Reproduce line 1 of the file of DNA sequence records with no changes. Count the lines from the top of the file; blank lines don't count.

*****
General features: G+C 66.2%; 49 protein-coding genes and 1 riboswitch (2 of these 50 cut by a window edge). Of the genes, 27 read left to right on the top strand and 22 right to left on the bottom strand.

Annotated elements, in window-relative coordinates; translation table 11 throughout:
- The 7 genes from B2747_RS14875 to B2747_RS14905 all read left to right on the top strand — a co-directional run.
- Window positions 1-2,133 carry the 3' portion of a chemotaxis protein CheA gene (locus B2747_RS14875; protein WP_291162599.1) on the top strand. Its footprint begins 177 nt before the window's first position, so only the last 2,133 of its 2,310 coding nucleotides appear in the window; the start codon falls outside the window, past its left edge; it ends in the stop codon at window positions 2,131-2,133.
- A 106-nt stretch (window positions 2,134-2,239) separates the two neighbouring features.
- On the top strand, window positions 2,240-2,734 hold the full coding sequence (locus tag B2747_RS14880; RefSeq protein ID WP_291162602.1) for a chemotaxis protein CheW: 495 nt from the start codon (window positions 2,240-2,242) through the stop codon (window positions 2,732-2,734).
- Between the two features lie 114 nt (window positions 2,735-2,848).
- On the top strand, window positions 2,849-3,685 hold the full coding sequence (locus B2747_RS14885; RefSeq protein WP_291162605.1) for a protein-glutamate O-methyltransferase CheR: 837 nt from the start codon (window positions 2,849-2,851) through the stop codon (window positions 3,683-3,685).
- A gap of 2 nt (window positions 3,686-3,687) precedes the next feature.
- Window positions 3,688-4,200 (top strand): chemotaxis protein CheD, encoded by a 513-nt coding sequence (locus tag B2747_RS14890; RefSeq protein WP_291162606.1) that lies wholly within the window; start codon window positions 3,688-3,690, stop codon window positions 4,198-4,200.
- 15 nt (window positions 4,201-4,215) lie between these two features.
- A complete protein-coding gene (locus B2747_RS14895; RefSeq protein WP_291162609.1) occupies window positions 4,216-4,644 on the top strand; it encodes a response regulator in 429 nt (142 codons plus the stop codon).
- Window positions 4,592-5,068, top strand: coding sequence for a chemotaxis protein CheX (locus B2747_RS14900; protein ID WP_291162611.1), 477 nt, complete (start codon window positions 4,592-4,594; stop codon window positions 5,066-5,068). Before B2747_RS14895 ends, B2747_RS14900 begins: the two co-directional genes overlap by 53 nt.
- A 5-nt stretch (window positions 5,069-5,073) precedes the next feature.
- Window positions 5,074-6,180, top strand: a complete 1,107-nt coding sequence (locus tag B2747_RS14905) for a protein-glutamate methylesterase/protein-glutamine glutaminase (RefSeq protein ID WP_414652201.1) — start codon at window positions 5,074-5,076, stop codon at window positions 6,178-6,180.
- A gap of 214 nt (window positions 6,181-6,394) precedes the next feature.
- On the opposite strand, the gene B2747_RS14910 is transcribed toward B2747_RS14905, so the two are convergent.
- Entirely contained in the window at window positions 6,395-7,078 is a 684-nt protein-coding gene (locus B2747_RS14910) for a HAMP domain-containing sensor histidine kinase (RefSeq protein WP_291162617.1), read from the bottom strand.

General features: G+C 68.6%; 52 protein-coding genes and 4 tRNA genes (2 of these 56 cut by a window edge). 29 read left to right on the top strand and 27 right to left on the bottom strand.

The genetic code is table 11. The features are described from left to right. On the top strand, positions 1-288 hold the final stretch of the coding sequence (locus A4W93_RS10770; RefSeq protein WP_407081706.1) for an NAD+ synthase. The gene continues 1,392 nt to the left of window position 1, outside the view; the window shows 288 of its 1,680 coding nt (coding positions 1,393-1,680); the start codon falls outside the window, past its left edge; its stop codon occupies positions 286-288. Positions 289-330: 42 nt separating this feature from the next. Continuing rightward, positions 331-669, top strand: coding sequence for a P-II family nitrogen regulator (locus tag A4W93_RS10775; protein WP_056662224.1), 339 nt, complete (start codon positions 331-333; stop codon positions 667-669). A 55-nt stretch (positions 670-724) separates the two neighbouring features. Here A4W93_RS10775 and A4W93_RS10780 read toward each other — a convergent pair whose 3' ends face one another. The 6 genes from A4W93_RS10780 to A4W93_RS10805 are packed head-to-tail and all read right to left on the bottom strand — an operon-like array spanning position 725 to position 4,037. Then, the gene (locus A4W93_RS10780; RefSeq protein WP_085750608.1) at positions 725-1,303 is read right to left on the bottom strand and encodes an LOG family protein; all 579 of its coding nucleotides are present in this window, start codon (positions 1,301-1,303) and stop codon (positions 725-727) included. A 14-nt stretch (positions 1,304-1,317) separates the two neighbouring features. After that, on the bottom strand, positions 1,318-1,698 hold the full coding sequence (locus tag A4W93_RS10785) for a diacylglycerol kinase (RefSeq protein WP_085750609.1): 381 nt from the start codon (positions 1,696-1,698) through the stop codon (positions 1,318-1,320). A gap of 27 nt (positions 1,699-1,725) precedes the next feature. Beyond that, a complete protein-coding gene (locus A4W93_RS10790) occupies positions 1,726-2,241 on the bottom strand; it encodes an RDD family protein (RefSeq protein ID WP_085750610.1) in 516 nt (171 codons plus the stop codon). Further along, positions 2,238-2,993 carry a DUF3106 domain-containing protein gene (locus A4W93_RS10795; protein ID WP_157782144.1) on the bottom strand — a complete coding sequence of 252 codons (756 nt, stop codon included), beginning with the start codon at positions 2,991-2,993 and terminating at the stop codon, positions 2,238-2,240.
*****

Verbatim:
General features: G+C 66.2%; 49 protein-coding genes and 1 riboswitch (2 of these 50 cut by a window edge). Of the genes, 27 read left to right on the top strand and 22 right to left on the bottom strand.